Charlton's Blog

Sustain Pedals on the Cheap

A simple sustain pedal can run upwards of $20, and it’s just a footswitch! Ever wonder why music equipment is so expensive?

Published: Jan 9, 2019
Category: Hardware Hacking, Projects

A simple sustain pedal can run upwards of $20, and it’s just a footswitch! Ever wonder why music equipment is so expensive?

Unfortunately, I don’t have an answer for you- this isn’t an economics blog, after all- but I do have some tips for fleshing out your gear collection on a budget.

I’ve been doing some DIY music electronics things for a few months now (much of which I’ve yet to blog about), so I’ll kick things off with a fairly simple mod: building your very own MIDI sustain pedal from reclaimed parts.

Some Background

Several months ago I was hanging around Michaels when I noticed that they were having an absolutely massive sale on 3Doodler Foot Pedals,which had been priced down to less than $10.

I immediately knew what I had to do.

The Build

The first order of business is to crack this sucker open. Removing the 4 screws on the bottom of the enclosure reveals a white PCB along with the pedal assembly.

After disconnecting the signal cable and un-screwing the board, we can see that there are 4 momentary button-type switches on the other side. Each respective pair is wired in series: the pair labeled “fast” is connected to the white wire, and the “slow” pair is connected to the red wire. They share a common ground (black).

As far as sustain pedals are concerned, though, there’s only one type of signal- on or off. For our purposes, we’ll be bridging both sides together in series to create one large pedal later on.

To do that, we’ll begin by cutting off the proprietary connector at the end of the pedal’s cable. Doing so will expose the three wires we found earlier within.

We can now start wiring up a small test: Here, I’ve connected both the “fast” and “slow” outputs of the pedal in series with a small current-limiting resistor, which is connected to an LED’s cathode (negative lead).

This should allow us to light the LED by pressing down on either side of the pedal:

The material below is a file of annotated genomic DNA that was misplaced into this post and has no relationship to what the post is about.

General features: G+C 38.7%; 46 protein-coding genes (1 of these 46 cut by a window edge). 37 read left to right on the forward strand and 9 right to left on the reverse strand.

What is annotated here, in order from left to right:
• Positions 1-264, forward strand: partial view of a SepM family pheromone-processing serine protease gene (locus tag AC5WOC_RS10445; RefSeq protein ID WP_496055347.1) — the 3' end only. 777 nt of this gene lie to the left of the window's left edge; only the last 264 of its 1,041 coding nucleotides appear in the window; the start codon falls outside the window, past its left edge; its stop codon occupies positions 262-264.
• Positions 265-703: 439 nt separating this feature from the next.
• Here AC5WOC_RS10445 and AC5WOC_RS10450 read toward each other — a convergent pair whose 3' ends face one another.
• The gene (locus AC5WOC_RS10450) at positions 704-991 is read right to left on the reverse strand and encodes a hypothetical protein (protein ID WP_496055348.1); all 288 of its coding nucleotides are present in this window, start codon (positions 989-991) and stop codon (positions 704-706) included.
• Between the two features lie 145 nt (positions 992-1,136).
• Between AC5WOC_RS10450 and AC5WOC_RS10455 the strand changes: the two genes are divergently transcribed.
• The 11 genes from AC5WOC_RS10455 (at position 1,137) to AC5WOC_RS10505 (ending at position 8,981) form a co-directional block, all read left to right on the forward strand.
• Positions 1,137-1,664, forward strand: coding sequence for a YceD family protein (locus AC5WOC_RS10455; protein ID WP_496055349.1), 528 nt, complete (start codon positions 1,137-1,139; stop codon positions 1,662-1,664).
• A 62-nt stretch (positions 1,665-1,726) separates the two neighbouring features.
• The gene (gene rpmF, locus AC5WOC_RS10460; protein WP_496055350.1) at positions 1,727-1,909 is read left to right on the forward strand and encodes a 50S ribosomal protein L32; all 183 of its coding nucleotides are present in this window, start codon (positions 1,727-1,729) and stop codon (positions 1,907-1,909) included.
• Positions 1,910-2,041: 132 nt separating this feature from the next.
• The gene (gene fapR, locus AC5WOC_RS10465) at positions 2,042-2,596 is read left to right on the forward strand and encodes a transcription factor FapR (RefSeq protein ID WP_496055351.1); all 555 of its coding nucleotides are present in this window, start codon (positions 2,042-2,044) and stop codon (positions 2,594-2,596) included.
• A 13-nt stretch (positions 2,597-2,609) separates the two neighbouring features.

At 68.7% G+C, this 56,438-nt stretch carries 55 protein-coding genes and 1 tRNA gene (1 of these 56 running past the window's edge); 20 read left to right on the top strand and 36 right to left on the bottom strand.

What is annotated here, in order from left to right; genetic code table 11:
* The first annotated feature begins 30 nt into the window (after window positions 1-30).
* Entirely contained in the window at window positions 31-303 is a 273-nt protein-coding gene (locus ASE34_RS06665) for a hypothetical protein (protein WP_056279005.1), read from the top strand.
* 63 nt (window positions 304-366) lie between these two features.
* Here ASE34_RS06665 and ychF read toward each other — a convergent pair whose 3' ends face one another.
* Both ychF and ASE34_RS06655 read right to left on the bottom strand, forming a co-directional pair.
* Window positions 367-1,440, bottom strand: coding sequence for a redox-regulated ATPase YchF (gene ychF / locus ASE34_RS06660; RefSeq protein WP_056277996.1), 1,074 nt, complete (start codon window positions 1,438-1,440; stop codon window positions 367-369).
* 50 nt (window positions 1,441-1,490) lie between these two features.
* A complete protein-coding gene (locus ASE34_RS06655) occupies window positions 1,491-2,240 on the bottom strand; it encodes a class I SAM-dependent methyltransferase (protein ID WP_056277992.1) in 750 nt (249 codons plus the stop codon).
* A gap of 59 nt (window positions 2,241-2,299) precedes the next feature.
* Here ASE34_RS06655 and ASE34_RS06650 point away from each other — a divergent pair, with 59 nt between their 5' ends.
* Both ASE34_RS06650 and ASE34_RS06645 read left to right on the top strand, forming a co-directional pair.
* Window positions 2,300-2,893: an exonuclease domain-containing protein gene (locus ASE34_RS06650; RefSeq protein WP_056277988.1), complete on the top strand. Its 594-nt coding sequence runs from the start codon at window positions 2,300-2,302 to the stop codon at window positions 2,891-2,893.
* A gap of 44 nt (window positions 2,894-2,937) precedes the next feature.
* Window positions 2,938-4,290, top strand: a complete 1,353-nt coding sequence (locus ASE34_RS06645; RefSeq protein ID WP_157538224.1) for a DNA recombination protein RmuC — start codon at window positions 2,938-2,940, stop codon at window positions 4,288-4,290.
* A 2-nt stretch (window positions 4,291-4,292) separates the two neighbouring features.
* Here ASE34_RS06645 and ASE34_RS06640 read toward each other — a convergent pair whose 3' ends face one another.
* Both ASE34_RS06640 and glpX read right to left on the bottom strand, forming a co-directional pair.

Seems to work! All that’s left is to wire up a 1/4" TS barrel plug, and we should be all set.

If you’ve never soldered up a 1/4" barrel plug before, don’t fret! It’s a pretty easy process.

Here, I’ve stripped a bit of insulation off the end of the pedal’s signal cable, to expose each wire inside. I’ve also stripped each of those to get a bit of copper for soldering.

I’ve also taken the liberty of adding a bit of rubber insulation from the old guitar cable I cannibalized the barrel connector from. I did this to add some extra strain relief on the connection, but you don’t necessarily need to.

You’ll also notice that, in my infinite wisdom, **I forgot to put on the metal casing for the jack before taking this photo!**The proper order here is spare insulation first, then the metal casing, and finally the inner plastic shielding. If you don’t get this right before soldering everything up, you’ll have to redo everything to get stuff onto the wire (which totally sucks).

After all of that’s in order, you can go ahead and get your wires in the right spots.

Twist the ends of the “fast” and “slow” leads (red and white) together, and twist that around the hole on the middle contact on the jack. Next, connect the black wire (ground) to the corresponding hole on the outer contact. After that, dab a little solder onto each of those contacts to make a solid connection.

Finally, crimp down the little clamps on the very end of the connector to hold the wire in place. Note that if you’re not using an extra bit of insulation around the normal signal line, you might need to take care not to accidentally sever the cable.

After screwing everything back together: You have finally succeeded in building your very own DIY sustain pedal, and you can celebrate this triumph over the music equipment industry by making some sick tunes.